f



UnboundLocalError: local variable 'colorIndex' referenced

Can you please tell me what is the meaning this error in general?

 UnboundLocalError: local variable 'colorIndex' referenced before
assignment

In my python script,
I have a variable define and init to 0, like this
colorIndex  = 0

and in one of my functions,  I increment it by 1
def myFunc 
   colorIndex += 1

0
2/26/2006 9:00:42 PM
comp.lang.python 77058 articles. 4 followers. Post Follow

2 Replies
291 Views

Similar Articles

[PageSpeed] 5

silverburgh.meryl@gmail.com wrote in news:1140987642.195734.187540
@t39g2000cwt.googlegroups.com:

> Can you please tell me what is the meaning this error in general?
> 
>  UnboundLocalError: local variable 'colorIndex' referenced before
> assignment
> 
> In my python script,
> I have a variable define and init to 0, like this
> colorIndex  = 0
> 
> and in one of my functions,  I increment it by 1
> def myFunc 
>    colorIndex += 1
> 
> 

It's a scoping issue. Within myFunc, if colorIndex receives a value 
(that is, if you assign something to it, as you do here), Python 
requires a local variable, one known within the scope of function. If 
you had only *read* the variable (x = colorIndex, for instance), then 
Python will first look for a local variable, and, finding none, will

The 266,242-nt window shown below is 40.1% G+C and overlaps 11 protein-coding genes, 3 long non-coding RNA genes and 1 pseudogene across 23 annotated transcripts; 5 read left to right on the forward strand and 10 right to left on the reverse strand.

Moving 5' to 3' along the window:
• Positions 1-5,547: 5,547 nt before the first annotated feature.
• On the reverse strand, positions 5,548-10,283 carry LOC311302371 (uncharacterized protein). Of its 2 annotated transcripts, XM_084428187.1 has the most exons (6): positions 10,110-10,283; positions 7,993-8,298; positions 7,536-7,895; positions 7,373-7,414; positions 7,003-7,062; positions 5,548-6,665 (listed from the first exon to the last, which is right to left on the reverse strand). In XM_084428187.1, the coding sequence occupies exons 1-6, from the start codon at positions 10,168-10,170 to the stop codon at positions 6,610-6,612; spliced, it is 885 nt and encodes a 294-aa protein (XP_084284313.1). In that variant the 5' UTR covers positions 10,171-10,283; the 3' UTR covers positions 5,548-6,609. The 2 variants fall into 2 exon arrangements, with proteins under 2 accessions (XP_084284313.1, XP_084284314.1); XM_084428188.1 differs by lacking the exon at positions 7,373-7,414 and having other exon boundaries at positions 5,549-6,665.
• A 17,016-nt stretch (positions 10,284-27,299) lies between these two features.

then look for a global variable, which it would find in this case. The 
net effect of all this is a common gotcha for new Python users: the 
'colorIndex' that is assigned to  within myFunc is *not* the same as the 
one you assigned 0 to earlier; they just happen to share the same name. 

You can get around this in various ways. One is to declare the variable 
in myFunc, like this:
def myFunc
    	global colorIndex
    	colorIndex += 1
    	...

-- 
rzed
0
rzantow (83)
2/26/2006 9:14:50 PM
silverburgh.meryl@gmail.com schrieb:
> Can you please tell me what is the meaning this error in general?
> 
>  UnboundLocalError: local variable 'colorIndex' referenced before
> assignment
> 
> In my python script,
> I have a variable define and init to 0, like this
> colorIndex  = 0
> 
> and in one of my functions,  I increment it by 1
> def myFunc 
>    colorIndex += 1

It is alwasy a better idea to post whole scripts/working examples (even if working actaully means non-working). And this 
is an example why: Using your old code, things worked. But inside a function, colorIndex isn't in the scope. You could 
e.g. use a global-statement like this:


colorIndex = 0

def foo():
     global colorIndex
     colorIndex += 1

foo()


But that is not a very bright idea usually, as globals are difficult to debug.

Diez

0
deets (3351)
2/26/2006 9:29:34 PM
Reply: